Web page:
If your jaw pain persists after two to three weeks of trying the above home remedies, see your dentist. Your dentist can rule out dental causes of your pain, such as wisdom tooth pain. They may recommend you wear a bite splint to reduce overnight clenching or grinding. If a dental cause can’t be found, your dentist can refer you to a maxillofacial surgeon.
Only about 10% of people with a TMD need treatment. In most cases when stress is the cause of the TMD, once the stressful situation has passed and the muscles relax, the TMD goes away on its own.
In those cases where treatment is needed, especially if you have frequent muscle spasms, your maxillofacial surgeon may recommend you see a physiotherapist who specialises in treating the jaw joint.
Your surgeon may also recommend injection of botulinum toxin to ease muscle spasms. This shouldn’t be administered by a general dentist or someone who performs cosmetic botulinum toxin injections but by a doctor trained in using botulinum toxin for the treatment of TMDs. Botulinum toxin needs to be injected into precise locations and if injected into the wrong place can cause weakness in the movement of the corner of your mouth.
If other conservative treatments have not been successful in treating your TMD ie rest, muscle massage, taking anti-inflammatory medication and wearing a bite splint, and you have persistent joint pain, surgery may be appropriate. Persistent joint pain refers to joint pain that is temporarily relieved by having an injection.
In most cases, the initial surgery recommended is an arthroscopy or arthrocentesis.
An arthroscopy is where a thin, telescope-like tube with a light and camera on the end (an arthroscope) is inserted into your jaw via a small cut to see what is going on inside it. This is a more accurate means of diagnosis than an MRI scan. An MRI scan will not provide the information needed to determine if surgery will be effective and should therefore only be used to support a diagnosis.
During an arthroscopy, depending on what your surgeon finds, they may be able to treat your condition by removing inflamed tissue, repositioning a slipped cartilage disc and rinsing out the joint.
An arthrocentesis is a wash out of your TMJ under pressure and can give significant relief of symptoms.
Following arthroscopy treatment, around 80% of patients with a TMD get better. Most will get better over the course of six weeks, while around one in 10 will take longer. You will have a small cut in front of your ear, which may be stitched up. In most cases, you can return to work in a week.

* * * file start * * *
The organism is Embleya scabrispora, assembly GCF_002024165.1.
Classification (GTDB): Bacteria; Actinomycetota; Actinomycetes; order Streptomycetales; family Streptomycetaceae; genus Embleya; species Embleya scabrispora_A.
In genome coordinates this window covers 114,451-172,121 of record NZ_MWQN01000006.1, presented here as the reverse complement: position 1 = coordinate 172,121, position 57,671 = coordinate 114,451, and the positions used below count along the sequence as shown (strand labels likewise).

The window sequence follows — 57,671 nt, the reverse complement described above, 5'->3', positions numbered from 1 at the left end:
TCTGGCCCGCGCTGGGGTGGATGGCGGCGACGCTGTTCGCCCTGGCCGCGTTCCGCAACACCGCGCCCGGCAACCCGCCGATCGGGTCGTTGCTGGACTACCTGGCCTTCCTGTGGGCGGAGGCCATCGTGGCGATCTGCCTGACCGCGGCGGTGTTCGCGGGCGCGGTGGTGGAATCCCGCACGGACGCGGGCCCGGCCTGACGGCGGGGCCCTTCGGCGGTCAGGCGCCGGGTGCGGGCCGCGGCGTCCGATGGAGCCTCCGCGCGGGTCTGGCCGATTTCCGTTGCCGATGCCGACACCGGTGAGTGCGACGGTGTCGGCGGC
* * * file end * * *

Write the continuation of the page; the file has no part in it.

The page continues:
Immediately after your arthroscopy, your face will be swollen in front of the ear. Most of the swelling will ease off after a few hours with some residual swelling persisting for a week or so. You will be given facial stretching exercises to get your jaw moving immediately after your surgery and you should continue to perform these daily during your recovery.
One in 10 patients who have treatment during an arthroscopy will initially see an improvement but then have a flare up of pain two to three weeks later. Applying an anti-inflammatory gel is usually enough to resolve this pain. However, if this is not enough, after four to six weeks post-surgery, a steroid injection may be needed.
Throughout your recovery, you should continue to rest your jaw, apply anti-inflammatory gel and wear your bite splint at night. You should gradually return to normal and continue to eat a softer diet until you are free of any TMD symptoms for three months.
For the 20% of patients who don’t improve after arthroscopy treatment, some may need open surgery to address a joint problem. If there is no joint problem identified, ongoing physiotherapy, pain management and conservative management, such as massage and rest, may be needed.
Mr Andrew Sidebottom is a Consultant Oral & Maxillofacial surgeon at Spire Nottingham Hospital and formerly at Nottingham University NHS Hospitals, specialising in jaw joint (TMJ) disorders and facial pain, oral surgery, tongue tie, facial deformities and facial cosmetic surgery. He is also an active member of the research community publishing widely in leading peer-reviewed journals, as well as formerly being on the editorial board of the British Journal of Oral and Maxillofacial Surgery and being a NICE and NHS England clinical advisor.
If you're concerned about symptoms you're experiencing or require further information on the subject, talk to a GP or see an expert consultant at your local Spire hospital.